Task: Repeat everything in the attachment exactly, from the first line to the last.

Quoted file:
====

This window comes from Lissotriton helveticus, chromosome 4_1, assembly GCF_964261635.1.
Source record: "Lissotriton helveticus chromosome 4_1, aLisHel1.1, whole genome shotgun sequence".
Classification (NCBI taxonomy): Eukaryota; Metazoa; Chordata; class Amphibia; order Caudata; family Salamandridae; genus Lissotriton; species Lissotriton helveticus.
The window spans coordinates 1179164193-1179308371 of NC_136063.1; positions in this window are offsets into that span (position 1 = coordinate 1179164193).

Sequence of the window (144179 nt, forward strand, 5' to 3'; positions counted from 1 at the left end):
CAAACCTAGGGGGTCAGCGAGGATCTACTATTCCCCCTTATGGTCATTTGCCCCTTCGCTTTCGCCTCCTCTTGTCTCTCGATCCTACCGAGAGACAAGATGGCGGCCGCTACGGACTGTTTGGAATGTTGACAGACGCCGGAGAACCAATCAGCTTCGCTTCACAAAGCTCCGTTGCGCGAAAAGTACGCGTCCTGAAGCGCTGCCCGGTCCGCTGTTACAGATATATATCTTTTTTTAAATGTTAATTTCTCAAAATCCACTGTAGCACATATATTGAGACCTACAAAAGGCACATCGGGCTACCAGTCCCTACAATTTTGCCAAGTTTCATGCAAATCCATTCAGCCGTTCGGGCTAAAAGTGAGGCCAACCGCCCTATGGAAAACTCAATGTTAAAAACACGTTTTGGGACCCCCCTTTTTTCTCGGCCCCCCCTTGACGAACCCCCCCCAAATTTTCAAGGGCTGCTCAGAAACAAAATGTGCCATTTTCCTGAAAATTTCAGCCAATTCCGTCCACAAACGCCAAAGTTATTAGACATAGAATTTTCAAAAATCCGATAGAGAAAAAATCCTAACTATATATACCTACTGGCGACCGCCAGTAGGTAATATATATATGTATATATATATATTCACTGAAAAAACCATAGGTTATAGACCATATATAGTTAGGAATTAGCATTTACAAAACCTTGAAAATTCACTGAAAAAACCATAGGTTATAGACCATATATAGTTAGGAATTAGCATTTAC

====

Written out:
This window comes from Lissotriton helveticus, chromosome 4_1, assembly GCF_964261635.1.
Source record: "Lissotriton helveticus chromosome 4_1, aLisHel1.1, whole genome shotgun sequence".
Classification (NCBI taxonomy): Eukaryota; Metazoa; Chordata; class Amphibia; order Caudata; family Salamandridae; genus Lissotriton; species Lissotriton helveticus.
The window spans coordinates 1179164193-1179308371 of NC_136063.1; positions in this window are offsets into that span (position 1 = coordinate 1179164193).

Sequence of the window (144179 nt, forward strand, 5' to 3'; positions counted from 1 at the left end):
CAAACCTAGGGGGTCAGCGAGGATCTACTATTCCCCCTTATGGTCATTTGCCCCTTCGCTTTCGCCTCCTCTTGTCTCTCGATCCTACCGAGAGACAAGATGGCGGCCGCTACGGACTGTTTGGAATGTTGACAGACGCCGGAGAACCAATCAGCTTCGCTTCACAAAGCTCCGTTGCGCGAAAAGTACGCGTCCTGAAGCGCTGCCCGGTCCGCTGTTACAGATATATATCTTTTTTTAAATGTTAATTTCTCAAAATCCACTGTAGCACATATATTGAGACCTACAAAAGGCACATCGGGCTACCAGTCCCTACAATTTTGCCAAGTTTCATGCAAATCCATTCAGCCGTTCGGGCTAAAAGTGAGGCCAACCGCCCTATGGAAAACTCAATGTTAAAAACACGTTTTGGGACCCCCCTTTTTTCTCGGCCCCCCCTTGACGAACCCCCCCCAAATTTTCAAGGGCTGCTCAGAAACAAAATGTGCCATTTTCCTGAAAATTTCAGCCAATTCCGTCCACAAACGCCAAAGTTATTAGACATAGAATTTTCAAAAATCCGATAGAGAAAAAATCCTAACTATATATACCTACTGGCGACCGCCAGTAGGTAATATATATATGTATATATATATATTCACTGAAAAAACCATAGGTTATAGACCATATATAGTTAGGAATTAGCATTTACAAAACCTTGAAAATTCACTGAAAAAACCATAGGTTATAGACCATATATAGTTAGGAATTAGCATTTAC